There is a lot of debate recently around the protection of cow. But what all initiatives & schemes are the Central & State governments implementing to protect & promote the Cow & other milch cattle? Here is a review
Cow is revered by millions of Hindus as a sacred animal. However, implementation of cow slaughter laws, alleged lynching of persons on the pretext of cow slaughter have been the talking points around the Cow in the recent years.
The Indian Constitution authorises the States to make laws with respect to preservation, protection, and improvement of stock and prevention of animal diseases, veterinary training and practice, since these items are in the State list. The Directive Principles of State Policy in Article 48 of the Constitution ask the state to take steps for preserving and improving breeds, as well as prohibiting the slaughter of cows, calves, and other milch and draught cattle. Accordingly, many states have enacted legislations related to the slaughter of cows.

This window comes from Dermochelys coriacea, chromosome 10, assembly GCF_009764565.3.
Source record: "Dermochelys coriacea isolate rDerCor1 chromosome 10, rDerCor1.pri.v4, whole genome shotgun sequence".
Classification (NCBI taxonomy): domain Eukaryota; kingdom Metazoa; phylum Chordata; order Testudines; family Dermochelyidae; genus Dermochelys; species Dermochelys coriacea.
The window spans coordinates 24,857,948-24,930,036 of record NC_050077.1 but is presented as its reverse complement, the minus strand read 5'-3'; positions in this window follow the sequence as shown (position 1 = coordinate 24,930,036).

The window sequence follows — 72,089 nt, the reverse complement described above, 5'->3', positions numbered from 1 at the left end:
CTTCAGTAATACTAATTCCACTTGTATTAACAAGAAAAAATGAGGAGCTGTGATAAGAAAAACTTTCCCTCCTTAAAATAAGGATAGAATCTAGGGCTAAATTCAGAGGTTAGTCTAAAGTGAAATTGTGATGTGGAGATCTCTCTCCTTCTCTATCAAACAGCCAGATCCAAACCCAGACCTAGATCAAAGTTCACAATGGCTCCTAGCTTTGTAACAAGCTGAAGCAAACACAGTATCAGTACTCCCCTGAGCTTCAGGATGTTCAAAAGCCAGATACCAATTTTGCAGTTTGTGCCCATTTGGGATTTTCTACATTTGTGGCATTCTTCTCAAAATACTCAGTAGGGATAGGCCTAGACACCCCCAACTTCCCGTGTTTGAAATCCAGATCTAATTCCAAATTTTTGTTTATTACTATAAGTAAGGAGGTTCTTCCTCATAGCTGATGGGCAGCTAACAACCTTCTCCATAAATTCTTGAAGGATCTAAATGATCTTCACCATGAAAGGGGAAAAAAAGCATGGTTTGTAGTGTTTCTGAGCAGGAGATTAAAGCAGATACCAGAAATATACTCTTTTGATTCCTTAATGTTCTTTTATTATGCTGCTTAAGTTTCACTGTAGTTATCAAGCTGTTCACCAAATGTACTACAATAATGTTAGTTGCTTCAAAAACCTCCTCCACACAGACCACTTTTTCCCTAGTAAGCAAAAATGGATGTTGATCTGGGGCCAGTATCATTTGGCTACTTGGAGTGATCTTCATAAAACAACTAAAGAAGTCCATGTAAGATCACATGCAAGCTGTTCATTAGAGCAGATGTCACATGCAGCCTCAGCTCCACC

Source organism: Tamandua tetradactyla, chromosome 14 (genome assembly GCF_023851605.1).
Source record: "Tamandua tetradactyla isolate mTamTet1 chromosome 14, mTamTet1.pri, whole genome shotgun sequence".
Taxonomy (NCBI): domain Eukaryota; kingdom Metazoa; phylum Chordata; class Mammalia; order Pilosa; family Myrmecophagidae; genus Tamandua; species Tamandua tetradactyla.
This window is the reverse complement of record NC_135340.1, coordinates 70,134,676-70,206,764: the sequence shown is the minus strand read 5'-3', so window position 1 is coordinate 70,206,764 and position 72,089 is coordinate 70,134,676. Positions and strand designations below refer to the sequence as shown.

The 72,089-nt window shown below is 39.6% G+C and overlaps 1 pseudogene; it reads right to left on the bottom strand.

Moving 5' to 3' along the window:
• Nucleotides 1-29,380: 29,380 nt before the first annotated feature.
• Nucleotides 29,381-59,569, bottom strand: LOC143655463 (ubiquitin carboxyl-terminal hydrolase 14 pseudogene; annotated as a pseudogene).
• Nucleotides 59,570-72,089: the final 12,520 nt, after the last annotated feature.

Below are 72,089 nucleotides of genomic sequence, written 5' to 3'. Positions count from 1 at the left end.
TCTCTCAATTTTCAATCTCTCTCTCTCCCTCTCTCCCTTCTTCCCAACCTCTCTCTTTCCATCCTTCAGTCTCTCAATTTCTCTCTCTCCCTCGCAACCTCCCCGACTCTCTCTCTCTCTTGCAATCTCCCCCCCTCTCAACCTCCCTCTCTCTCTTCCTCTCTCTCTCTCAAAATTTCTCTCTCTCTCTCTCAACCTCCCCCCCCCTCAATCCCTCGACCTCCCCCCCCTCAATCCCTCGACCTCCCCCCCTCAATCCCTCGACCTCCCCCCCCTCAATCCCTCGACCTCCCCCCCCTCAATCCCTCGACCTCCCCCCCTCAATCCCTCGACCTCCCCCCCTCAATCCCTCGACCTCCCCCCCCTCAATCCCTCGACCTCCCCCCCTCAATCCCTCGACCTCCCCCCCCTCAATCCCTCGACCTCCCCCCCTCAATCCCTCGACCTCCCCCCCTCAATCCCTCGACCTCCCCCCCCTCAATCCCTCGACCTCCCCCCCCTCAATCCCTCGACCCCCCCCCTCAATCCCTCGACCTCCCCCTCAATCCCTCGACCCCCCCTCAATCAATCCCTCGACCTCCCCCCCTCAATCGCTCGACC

It has even been acknowledged in the parliament that there have been reports of cattle rearers abandoning their milch cattle and bulls as stray animals when they stop producing milk. In this story, we look at legislations, schemes and other important state intervention with respect to the cow & other milch cattle.
All states except five have laws regulating the slaughter of cows